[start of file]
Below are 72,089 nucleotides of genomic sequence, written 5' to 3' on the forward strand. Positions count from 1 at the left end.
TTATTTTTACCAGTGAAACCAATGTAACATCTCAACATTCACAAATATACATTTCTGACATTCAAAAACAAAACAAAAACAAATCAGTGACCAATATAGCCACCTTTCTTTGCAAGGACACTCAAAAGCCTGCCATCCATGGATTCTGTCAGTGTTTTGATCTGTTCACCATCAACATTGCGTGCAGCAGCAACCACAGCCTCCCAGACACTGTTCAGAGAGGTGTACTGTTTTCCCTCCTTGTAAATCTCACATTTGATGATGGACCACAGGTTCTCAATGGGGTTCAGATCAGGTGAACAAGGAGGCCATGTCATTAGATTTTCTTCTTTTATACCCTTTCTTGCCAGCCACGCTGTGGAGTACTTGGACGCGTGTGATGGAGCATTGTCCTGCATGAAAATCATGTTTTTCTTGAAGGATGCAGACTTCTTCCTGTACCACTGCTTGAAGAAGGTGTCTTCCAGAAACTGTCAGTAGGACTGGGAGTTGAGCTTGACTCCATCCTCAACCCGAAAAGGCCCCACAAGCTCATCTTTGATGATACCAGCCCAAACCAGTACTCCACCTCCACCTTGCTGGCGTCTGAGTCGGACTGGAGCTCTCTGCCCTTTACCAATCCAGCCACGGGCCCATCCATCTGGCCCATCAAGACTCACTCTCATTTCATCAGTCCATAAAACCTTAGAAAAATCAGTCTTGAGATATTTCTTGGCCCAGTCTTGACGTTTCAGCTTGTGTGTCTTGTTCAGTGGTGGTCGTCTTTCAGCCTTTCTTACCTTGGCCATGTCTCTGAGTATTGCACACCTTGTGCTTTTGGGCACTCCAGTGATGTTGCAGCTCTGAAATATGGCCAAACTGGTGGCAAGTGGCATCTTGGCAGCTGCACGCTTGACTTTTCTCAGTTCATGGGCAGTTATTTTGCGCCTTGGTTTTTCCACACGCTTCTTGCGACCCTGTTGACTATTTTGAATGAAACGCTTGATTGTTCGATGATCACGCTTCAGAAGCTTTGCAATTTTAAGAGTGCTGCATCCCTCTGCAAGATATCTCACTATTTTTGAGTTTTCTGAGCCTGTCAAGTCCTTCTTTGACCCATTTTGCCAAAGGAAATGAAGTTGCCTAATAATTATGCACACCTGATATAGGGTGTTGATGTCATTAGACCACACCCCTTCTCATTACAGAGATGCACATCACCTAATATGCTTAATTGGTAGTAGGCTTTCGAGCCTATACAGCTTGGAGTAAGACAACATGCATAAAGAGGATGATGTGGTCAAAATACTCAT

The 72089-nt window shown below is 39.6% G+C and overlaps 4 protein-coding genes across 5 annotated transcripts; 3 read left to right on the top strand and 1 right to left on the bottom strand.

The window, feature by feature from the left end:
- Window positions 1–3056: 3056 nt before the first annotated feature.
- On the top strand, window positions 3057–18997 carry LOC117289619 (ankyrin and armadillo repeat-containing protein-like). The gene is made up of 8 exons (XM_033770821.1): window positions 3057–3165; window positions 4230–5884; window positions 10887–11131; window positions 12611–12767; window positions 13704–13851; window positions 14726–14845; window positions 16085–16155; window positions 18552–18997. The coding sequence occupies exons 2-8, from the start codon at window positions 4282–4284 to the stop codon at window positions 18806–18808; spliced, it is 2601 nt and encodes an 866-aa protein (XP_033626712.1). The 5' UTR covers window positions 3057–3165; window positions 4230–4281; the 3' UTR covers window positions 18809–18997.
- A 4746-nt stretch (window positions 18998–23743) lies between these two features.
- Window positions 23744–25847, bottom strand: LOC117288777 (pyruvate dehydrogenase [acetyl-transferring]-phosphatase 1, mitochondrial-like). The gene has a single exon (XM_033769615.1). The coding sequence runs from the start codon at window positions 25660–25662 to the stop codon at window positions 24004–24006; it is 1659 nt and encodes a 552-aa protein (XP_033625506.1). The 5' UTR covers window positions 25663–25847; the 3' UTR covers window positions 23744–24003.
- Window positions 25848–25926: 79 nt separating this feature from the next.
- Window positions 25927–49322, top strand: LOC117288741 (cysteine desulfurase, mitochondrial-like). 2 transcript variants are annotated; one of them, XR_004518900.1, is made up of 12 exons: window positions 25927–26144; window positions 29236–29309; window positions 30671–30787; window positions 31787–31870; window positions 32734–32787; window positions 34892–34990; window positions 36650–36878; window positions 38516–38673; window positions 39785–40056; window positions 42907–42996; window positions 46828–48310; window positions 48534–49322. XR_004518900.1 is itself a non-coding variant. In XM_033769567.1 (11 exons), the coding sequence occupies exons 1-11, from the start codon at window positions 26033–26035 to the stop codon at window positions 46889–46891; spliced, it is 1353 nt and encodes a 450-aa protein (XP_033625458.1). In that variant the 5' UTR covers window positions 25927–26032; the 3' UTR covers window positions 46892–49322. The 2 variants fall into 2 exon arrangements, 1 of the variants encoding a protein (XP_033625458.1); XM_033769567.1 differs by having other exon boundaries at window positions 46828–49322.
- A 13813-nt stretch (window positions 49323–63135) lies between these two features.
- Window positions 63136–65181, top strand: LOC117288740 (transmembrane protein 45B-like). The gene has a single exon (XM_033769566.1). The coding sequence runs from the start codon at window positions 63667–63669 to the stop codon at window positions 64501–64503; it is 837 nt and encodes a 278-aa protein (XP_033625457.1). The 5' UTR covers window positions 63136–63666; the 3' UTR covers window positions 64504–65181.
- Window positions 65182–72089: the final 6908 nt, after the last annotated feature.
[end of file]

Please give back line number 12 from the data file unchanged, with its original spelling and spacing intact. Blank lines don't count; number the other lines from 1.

- Window positions 63136–65181, top strand: LOC117288740 (transmembrane protein 45B-like). The gene has a single exon (XM_033769566.1). The coding sequence runs from the start codon at window positions 63667–63669 to the stop codon at window positions 64501–64503; it is 837 nt and encodes a 278-aa protein (XP_033625457.1). The 5' UTR covers window positions 63136–63666; the 3' UTR covers window positions 64504–65181.